Panagrolaimus detritophagus is a terrestrial free-living nematode (roundworm). It has been reported in California, South America and Europe. It is the type species of the genus Panagrolaimus. In 2018, it, along with another nematode species (Plectus parvus) became the first multicellular organism to be thawed back into a living state after prolonged cryopreservation. Pleistocene permafrost was obtained from the Kolyma River lowland, and thawed. The worms moved and ate after being thawed. They had been frozen for 30–40 thousand years, based on the age of that deposit.
This species is non-parasitic. It decomposes soil organic matter with the aid of symbiotic bacteria. As such it is a decomposer. It is also involved in nitrogen mineralization. This species is considered an enrichment opportunist. That means that this is a cp-1 ("colonizer") nematode, like many Panagrolaimidae species. Enrichment opportunists are loosely comparable to R-strategists. They multiply quickly after an organic enrichment event, and then their population rapidly declines when nutrients run out. Organic enrichment is the rapid addition of a large amount of organic nutrients, for example due to a pollution event.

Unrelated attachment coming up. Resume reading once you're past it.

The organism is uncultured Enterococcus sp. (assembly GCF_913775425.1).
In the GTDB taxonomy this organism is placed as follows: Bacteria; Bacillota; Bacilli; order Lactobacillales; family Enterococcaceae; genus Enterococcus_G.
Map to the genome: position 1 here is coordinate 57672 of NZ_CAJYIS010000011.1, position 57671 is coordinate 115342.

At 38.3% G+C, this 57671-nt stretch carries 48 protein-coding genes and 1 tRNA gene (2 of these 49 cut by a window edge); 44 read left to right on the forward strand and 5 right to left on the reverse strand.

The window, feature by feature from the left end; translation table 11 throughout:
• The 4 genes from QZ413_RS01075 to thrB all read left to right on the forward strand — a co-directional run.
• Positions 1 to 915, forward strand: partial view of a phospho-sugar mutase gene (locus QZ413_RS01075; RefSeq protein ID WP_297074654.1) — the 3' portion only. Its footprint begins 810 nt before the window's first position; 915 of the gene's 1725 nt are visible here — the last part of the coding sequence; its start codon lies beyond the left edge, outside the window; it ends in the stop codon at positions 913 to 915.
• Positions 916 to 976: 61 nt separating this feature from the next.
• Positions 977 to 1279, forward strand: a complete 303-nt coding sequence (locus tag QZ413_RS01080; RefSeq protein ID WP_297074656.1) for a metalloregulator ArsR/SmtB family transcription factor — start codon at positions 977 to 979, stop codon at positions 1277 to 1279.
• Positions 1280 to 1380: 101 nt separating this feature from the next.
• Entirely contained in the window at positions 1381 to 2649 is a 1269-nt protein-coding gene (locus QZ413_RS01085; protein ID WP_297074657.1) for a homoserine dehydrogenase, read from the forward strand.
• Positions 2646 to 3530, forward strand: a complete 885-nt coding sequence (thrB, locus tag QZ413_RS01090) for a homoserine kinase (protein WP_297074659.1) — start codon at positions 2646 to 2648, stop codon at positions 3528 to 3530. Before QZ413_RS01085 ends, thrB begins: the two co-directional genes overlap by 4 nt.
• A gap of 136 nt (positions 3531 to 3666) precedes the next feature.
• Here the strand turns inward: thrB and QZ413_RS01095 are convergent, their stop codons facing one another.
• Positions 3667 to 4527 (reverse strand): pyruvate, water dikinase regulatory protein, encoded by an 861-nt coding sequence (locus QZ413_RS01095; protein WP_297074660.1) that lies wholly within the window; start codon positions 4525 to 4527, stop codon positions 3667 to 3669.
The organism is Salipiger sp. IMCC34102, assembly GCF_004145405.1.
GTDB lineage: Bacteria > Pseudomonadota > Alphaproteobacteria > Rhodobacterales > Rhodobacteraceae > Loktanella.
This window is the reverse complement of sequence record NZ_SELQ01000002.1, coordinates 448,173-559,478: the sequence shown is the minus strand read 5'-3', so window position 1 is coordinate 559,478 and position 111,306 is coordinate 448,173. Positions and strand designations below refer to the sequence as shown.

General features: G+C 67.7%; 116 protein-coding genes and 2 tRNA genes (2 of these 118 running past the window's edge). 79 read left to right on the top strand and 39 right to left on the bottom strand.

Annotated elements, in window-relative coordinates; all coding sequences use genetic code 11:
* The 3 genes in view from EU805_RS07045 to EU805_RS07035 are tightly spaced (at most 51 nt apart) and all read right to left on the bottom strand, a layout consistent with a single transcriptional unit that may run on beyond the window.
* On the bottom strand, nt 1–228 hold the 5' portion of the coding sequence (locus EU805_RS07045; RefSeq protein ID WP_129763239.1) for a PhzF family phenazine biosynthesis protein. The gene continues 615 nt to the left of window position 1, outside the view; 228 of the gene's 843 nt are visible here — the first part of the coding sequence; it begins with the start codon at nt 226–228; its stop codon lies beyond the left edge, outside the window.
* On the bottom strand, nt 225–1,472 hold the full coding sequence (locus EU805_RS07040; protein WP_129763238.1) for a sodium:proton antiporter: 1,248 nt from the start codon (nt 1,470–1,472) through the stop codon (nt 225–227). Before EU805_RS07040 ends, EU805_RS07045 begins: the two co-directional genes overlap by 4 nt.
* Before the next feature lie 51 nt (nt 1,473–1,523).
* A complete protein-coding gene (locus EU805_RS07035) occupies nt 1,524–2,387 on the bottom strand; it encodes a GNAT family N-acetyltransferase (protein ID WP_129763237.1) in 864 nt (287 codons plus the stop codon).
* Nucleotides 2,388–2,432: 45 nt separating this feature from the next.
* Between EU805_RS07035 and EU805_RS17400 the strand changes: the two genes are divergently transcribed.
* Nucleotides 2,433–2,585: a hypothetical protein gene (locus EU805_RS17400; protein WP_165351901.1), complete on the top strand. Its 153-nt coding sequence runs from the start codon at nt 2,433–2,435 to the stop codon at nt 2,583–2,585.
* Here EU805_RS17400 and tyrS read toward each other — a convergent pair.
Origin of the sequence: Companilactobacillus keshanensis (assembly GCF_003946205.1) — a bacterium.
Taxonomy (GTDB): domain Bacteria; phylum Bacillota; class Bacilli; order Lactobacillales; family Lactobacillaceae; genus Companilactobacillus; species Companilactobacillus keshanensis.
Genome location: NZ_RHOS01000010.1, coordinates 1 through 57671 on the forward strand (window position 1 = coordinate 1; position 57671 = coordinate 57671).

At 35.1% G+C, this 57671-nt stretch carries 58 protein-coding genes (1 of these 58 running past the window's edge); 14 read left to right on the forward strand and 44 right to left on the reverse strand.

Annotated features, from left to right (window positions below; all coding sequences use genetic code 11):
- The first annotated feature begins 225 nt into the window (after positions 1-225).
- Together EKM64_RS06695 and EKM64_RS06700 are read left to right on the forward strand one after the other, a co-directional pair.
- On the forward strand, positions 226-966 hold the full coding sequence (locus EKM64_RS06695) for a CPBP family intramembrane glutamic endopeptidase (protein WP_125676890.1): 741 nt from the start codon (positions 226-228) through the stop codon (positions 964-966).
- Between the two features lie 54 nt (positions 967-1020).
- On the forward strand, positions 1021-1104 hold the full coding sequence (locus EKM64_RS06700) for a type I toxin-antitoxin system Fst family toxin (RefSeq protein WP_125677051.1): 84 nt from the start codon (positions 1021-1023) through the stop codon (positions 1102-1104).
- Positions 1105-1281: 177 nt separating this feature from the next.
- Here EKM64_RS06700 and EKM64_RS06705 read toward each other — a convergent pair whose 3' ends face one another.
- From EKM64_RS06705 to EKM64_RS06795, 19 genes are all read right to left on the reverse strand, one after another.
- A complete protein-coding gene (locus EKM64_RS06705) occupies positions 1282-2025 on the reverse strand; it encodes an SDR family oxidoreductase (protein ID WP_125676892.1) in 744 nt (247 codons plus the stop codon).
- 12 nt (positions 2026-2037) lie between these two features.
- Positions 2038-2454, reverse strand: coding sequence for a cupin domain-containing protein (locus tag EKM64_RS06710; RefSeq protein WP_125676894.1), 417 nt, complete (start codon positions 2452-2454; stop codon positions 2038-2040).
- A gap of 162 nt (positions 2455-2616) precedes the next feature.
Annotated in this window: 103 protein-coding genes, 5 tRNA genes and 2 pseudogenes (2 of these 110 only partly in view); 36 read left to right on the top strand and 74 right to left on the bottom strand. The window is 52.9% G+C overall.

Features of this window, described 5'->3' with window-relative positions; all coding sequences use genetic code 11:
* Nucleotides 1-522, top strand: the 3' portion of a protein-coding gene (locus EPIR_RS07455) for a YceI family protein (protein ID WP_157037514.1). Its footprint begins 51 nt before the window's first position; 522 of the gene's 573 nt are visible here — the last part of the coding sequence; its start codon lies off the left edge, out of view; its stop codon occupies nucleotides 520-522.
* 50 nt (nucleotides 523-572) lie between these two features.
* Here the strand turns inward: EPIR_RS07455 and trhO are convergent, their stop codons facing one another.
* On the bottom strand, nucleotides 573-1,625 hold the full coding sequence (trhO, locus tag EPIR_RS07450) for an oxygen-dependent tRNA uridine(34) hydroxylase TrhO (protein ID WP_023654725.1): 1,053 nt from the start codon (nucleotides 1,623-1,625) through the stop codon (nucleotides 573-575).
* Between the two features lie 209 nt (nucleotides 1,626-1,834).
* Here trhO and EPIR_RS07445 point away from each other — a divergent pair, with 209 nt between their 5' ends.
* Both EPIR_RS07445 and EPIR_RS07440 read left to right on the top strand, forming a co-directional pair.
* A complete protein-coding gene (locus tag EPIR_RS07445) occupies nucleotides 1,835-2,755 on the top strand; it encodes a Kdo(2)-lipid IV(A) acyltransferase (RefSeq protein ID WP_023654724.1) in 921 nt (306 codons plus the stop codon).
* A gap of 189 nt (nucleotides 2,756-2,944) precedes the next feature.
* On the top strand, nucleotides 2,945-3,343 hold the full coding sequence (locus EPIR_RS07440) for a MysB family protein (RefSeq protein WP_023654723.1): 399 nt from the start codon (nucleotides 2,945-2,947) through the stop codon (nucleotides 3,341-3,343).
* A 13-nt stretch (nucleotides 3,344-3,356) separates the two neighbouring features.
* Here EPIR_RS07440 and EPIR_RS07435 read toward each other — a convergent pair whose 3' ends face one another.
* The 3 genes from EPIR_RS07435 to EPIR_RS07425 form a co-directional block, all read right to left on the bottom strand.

Adult females have been measured to be approximately 740 micrometers long and 33.5 micrometers wide, with a mass of approximately half a microgram. Males and females have been collected. All specimens have a short, cylinder-shaped stoma and a valve in the postcorpus. This species lacks caudal alae. Males have spicules. Females have a single ovary which is reflexed and prodelphic. The spermatheca is offset. This species is described as very active and fast-moving.
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